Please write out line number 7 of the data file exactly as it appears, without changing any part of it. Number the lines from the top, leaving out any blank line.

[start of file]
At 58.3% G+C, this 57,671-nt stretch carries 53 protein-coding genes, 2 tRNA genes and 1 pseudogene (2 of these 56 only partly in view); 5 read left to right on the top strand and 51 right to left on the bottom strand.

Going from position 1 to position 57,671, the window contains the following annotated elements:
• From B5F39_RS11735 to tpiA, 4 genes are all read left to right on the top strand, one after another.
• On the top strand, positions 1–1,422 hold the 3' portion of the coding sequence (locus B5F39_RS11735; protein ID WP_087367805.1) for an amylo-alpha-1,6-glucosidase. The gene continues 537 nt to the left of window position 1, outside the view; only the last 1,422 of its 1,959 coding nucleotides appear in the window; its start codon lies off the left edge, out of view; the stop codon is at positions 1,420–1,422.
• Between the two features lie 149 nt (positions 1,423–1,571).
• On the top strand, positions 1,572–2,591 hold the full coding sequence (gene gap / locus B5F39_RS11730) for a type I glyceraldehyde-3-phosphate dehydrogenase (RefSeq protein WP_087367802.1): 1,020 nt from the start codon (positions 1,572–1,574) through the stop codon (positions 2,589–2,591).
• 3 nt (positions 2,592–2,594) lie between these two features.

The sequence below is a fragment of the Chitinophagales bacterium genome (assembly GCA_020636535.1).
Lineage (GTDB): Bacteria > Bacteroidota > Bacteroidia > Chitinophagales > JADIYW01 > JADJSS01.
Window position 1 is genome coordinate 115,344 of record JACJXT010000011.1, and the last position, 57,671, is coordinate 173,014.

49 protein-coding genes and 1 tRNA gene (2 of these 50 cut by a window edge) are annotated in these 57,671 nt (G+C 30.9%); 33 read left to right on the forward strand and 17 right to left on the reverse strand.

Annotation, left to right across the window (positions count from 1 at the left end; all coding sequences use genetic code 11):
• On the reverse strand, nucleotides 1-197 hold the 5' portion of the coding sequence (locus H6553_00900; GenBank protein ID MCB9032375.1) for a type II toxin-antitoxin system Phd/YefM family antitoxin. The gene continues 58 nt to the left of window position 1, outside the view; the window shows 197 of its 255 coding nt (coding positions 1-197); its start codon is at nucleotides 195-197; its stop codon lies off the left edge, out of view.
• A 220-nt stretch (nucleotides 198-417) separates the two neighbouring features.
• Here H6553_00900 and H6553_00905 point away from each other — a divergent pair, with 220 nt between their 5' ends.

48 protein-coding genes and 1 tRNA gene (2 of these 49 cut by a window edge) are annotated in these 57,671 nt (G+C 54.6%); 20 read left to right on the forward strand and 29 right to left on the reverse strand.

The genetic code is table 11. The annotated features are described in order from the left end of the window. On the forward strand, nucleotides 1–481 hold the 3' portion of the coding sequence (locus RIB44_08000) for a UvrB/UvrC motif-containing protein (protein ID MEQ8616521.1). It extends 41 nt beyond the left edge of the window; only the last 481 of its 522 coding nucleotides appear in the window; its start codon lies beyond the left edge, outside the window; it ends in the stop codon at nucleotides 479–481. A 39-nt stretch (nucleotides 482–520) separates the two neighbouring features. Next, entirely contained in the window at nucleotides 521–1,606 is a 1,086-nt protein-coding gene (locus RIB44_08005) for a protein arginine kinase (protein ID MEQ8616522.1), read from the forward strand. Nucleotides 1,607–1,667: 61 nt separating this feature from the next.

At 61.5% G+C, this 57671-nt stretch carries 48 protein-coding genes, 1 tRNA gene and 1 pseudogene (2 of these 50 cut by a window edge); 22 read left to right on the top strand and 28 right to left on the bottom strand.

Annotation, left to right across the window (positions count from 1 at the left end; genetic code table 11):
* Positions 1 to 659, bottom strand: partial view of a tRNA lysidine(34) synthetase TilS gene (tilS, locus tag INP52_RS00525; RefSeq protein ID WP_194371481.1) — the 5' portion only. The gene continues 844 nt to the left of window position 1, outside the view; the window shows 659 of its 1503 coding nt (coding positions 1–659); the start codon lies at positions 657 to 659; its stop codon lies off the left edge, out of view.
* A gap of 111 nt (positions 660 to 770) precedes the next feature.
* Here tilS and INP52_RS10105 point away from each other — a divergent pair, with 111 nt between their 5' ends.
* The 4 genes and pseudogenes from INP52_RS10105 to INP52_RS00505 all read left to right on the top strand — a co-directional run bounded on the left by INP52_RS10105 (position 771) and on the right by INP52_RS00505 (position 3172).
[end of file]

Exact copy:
• 3 nt (positions 2,592–2,594) lie between these two features.